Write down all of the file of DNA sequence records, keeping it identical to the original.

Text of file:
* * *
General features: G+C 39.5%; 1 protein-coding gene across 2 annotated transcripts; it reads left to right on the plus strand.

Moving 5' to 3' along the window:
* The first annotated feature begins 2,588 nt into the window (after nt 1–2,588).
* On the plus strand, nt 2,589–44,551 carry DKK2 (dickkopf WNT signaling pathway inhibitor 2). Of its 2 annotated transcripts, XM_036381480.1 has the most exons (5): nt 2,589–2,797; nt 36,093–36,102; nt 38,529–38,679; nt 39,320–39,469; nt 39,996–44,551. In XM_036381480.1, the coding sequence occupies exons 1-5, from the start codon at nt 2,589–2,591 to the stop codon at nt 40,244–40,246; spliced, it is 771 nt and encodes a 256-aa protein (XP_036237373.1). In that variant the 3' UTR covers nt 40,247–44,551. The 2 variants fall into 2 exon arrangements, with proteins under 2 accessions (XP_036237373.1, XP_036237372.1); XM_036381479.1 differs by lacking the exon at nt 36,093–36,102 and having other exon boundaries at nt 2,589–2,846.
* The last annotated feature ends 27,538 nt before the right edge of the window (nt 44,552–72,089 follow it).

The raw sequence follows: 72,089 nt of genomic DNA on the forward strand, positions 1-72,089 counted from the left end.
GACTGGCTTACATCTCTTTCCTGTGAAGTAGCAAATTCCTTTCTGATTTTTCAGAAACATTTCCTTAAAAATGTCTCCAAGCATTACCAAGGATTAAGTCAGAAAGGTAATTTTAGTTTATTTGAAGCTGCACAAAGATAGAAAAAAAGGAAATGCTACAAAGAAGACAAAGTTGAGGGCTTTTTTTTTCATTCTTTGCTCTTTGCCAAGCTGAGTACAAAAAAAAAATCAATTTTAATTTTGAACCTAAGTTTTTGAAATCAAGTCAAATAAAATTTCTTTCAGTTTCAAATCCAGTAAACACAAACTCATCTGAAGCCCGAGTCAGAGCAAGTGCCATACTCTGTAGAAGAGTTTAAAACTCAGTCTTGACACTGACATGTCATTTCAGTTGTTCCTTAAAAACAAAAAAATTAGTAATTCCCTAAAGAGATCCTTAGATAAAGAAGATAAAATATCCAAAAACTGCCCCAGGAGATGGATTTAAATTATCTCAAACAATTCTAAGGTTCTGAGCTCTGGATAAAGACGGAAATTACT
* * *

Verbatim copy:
General features: G+C 39.5%; 1 protein-coding gene across 2 annotated transcripts; it reads left to right on the plus strand.

Moving 5' to 3' along the window:
* The first annotated feature begins 2,588 nt into the window (after nt 1–2,588).
* On the plus strand, nt 2,589–44,551 carry DKK2 (dickkopf WNT signaling pathway inhibitor 2). Of its 2 annotated transcripts, XM_036381480.1 has the most exons (5): nt 2,589–2,797; nt 36,093–36,102; nt 38,529–38,679; nt 39,320–39,469; nt 39,996–44,551. In XM_036381480.1, the coding sequence occupies exons 1-5, from the start codon at nt 2,589–2,591 to the stop codon at nt 40,244–40,246; spliced, it is 771 nt and encodes a 256-aa protein (XP_036237373.1). In that variant the 3' UTR covers nt 40,247–44,551. The 2 variants fall into 2 exon arrangements, with proteins under 2 accessions (XP_036237373.1, XP_036237372.1); XM_036381479.1 differs by lacking the exon at nt 36,093–36,102 and having other exon boundaries at nt 2,589–2,846.
* The last annotated feature ends 27,538 nt before the right edge of the window (nt 44,552–72,089 follow it).

The raw sequence follows: 72,089 nt of genomic DNA on the forward strand, positions 1-72,089 counted from the left end.
GACTGGCTTACATCTCTTTCCTGTGAAGTAGCAAATTCCTTTCTGATTTTTCAGAAACATTTCCTTAAAAATGTCTCCAAGCATTACCAAGGATTAAGTCAGAAAGGTAATTTTAGTTTATTTGAAGCTGCACAAAGATAGAAAAAAAGGAAATGCTACAAAGAAGACAAAGTTGAGGGCTTTTTTTTTCATTCTTTGCTCTTTGCCAAGCTGAGTACAAAAAAAAAATCAATTTTAATTTTGAACCTAAGTTTTTGAAATCAAGTCAAATAAAATTTCTTTCAGTTTCAAATCCAGTAAACACAAACTCATCTGAAGCCCGAGTCAGAGCAAGTGCCATACTCTGTAGAAGAGTTTAAAACTCAGTCTTGACACTGACATGTCATTTCAGTTGTTCCTTAAAAACAAAAAAATTAGTAATTCCCTAAAGAGATCCTTAGATAAAGAAGATAAAATATCCAAAAACTGCCCCAGGAGATGGATTTAAATTATCTCAAACAATTCTAAGGTTCTGAGCTCTGGATAAAGACGGAAATTACT